The bow seat has come so very far since November 2012, when I cut off the old one and made what you see here.

Again, beautiful fillets you can't see from all the white!

Again, beautiful fillets and rounds you can’t see from all the white!

I do like that line down the cabin top.

I do like that line down the cabin top.

And that line down the cabin top will never crack like the original did.

More nice fillets...that you can barely see in pix!

More nice fillets…that you can barely see in pix!

My running theory is that if the Boatamalans hadn’t done such a nice job on the fillets, you could see them more clearly because the imperfections would provide a degree of contrast. Damn those perfectionist Boatamalans and their flawless work! 😉

This view almost brings a tear to my eyes. It's just so...nice.

This view almost brings a tear to my eyes. It’s just so…nice.

A new African mahogany accent piece finished bright will go well here.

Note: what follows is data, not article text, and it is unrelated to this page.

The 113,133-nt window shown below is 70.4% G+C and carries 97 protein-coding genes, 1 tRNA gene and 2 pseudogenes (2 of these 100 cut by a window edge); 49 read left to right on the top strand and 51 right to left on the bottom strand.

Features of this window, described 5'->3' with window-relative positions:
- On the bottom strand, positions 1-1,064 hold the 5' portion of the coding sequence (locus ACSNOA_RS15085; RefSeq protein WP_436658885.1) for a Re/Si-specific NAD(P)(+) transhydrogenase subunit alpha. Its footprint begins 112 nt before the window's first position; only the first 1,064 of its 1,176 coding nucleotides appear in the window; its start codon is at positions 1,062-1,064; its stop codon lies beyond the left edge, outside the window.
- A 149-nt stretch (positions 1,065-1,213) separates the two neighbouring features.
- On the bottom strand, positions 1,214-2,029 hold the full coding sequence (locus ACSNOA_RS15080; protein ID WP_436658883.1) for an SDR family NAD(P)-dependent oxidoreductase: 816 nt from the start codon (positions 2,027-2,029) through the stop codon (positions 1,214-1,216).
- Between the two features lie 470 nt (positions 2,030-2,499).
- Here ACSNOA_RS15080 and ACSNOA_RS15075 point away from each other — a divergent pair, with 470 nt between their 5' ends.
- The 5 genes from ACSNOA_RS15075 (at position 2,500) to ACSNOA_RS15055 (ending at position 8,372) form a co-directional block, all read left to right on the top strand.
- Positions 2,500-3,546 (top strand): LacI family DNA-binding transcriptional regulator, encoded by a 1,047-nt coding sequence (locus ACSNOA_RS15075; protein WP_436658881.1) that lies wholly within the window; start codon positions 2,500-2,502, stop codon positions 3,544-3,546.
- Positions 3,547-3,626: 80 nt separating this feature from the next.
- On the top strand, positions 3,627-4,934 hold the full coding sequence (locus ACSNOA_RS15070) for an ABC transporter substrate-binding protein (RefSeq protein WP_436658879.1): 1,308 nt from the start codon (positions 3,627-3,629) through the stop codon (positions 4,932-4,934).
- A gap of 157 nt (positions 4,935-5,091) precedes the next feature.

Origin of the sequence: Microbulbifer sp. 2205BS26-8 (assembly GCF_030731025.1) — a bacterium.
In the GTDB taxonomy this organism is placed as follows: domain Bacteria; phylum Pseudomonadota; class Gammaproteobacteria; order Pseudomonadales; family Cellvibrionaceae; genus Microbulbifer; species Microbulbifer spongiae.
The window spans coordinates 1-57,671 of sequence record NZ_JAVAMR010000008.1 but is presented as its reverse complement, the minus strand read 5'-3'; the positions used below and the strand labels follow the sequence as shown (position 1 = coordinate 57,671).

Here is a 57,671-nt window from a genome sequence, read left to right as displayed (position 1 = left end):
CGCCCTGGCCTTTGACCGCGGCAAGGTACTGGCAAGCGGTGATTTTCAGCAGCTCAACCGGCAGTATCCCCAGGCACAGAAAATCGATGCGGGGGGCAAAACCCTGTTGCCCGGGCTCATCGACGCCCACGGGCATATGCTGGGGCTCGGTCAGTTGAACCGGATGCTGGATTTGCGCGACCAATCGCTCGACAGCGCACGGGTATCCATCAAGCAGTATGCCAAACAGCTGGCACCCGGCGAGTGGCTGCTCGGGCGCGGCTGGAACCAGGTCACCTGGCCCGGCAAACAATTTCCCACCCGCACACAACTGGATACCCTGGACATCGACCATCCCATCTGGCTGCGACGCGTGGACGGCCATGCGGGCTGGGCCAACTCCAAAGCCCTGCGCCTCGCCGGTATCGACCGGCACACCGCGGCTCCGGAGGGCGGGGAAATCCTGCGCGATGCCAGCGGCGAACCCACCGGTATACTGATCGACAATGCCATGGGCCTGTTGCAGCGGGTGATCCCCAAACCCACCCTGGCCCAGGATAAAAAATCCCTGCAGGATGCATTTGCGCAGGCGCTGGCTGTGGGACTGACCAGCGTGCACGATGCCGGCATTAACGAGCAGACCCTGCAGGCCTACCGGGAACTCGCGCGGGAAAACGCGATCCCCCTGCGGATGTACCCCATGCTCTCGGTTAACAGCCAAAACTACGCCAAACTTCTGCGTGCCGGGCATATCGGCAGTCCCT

Long view down the port-side deck.

Long view down the port-side deck.

Again and again and again, props to the Boatamalans for making my helm door concept a reality.

Dang...that turned out nice.

Dang…that turned out nice.

It's like all we had to do was pick up where the Chris Craft designers left off.

It’s like all we had to do was pick up where the Chris Craft designers left off.

The side window opening  where it meets the hardtop.

The helm side window opening where it meets the hardtop…almost like Chris Craft planned it that way.

The port helm door opening at the joint with the hardtop.

The port helm door opening at the joint with the hardtop.

Gotta love the dashboard fillets!

Gotta love the dashboard fillets!

That’s a wrap for the 545 primer on the cabin top and dashboard. Unfortunately, we’ve had a bit of bad news from afar, so I’ll be taking two weeks off of the project to go pay last respects to my mother-in-law. I’ll pick it up again when I get back.

Next up in our 1969 Chris Craft Roamer 46 Refit: Installing the Mahogany Toe Rail.